To find out about the stuff beneath the wood veneers or used to finish them, you need to dig a little harder. Formaldehyde, a known carcinogen, has traditionally been a large component of plywood, and new cabinets can outgas formaldehyde for months and even years. Paint, polyurethane and lacquer likewise emit volatile organic compounds (VOGs). Try to find cabinets that are GreenGuard certified to have low levels of any of these.
Once you’ve got cabinets, choose pulls and hardware from manufacturers, like Rocky Mountain Hardware and Top Knobs, who make their products with a high recycled metal content. Or find an antique or architectural salvage dealer who carries a stock of used cabinet pulls and recycle them on your new cabinets.
Because they occupy prime visual space in any kitchen, countertops, with their long flat, and much-abused horizontal surfaces need to be both strikingly good looking and fantastically durable. Filling these roles with materials that are also green can be tough. But the task is getting much easier with all the new, well-designed products in a huge array of colors and textures, that are appearing on the market every year. Brands like TrendQ, PaperStone, fuez, Vertrazzo, ecotop, Squak Mountain and Eco by Cosentino offer slab countertop materials made from recycled glass, paper, wood fibers, stone and even metal, and held together with earth- and people-friendly cements and binders.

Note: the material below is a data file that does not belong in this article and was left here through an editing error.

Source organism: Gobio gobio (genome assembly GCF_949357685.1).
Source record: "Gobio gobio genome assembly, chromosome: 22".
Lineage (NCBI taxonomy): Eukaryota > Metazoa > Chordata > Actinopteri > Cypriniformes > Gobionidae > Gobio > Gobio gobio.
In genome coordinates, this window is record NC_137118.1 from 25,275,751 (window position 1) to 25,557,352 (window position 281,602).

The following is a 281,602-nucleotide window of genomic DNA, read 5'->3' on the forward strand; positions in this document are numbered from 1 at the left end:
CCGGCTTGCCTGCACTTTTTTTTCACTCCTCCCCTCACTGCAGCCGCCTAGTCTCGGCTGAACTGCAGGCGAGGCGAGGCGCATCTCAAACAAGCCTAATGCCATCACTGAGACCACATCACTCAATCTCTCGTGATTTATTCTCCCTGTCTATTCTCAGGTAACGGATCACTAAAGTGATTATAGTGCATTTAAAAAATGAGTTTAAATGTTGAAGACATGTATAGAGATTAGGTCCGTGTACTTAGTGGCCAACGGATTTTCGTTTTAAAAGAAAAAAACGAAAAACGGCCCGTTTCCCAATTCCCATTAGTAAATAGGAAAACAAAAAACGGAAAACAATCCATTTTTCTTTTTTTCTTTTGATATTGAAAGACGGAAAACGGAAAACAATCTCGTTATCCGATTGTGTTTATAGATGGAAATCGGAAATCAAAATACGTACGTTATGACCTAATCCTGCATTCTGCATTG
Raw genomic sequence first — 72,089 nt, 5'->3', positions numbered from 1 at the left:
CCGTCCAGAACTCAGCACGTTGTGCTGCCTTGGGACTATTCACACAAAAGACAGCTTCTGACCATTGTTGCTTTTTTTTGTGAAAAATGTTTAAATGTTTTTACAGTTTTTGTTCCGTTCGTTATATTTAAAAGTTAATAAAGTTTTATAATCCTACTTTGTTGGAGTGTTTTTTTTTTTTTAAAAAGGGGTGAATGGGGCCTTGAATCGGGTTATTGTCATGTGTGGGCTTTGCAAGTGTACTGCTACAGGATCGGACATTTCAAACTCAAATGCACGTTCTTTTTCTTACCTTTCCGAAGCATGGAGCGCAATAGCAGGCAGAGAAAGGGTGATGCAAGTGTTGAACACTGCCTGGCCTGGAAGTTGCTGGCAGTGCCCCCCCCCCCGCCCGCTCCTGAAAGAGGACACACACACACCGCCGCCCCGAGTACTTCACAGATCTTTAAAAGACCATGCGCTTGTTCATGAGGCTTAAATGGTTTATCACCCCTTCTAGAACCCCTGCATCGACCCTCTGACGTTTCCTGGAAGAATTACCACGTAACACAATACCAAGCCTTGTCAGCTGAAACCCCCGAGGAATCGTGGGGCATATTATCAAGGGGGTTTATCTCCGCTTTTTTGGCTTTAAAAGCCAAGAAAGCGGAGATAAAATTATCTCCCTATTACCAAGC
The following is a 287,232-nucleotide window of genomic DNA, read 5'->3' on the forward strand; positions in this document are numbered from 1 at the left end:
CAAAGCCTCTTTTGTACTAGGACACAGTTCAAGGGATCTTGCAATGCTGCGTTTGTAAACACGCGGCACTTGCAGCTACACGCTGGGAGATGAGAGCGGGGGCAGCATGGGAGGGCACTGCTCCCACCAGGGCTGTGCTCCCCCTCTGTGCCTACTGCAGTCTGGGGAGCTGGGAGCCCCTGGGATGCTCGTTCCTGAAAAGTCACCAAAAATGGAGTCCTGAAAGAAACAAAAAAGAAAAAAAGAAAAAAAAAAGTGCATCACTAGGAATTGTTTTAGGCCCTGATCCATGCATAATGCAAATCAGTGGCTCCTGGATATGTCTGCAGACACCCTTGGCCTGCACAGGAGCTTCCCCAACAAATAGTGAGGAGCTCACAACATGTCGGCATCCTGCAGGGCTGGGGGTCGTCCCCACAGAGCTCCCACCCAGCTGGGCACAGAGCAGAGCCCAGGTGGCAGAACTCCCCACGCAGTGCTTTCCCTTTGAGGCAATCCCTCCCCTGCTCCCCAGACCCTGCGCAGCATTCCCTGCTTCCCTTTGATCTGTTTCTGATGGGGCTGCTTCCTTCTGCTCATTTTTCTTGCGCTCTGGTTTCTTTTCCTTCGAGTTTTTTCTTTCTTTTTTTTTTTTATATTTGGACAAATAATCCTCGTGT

You can create a stunning, modern backsplash with tiles made from 85% recycled glass or create a classic country, but green, design with sinks like this, made with 90% recycled bronze or aluminum.
While the classic kitchen sink made of enamel-covered cast iron or of stainless-steel are not terribly-ungreen and often use a lot of recycled content as a standard procedure, there are other choices. Manufacturers of strictly recycled or aluminum sinks, such as Eleek, certify their recycled content to be at least 90%. You can also buy sinks made from composites of recycled materials and concrete from manufacturers like Vitra Stone and Lithistone, but styles are limited.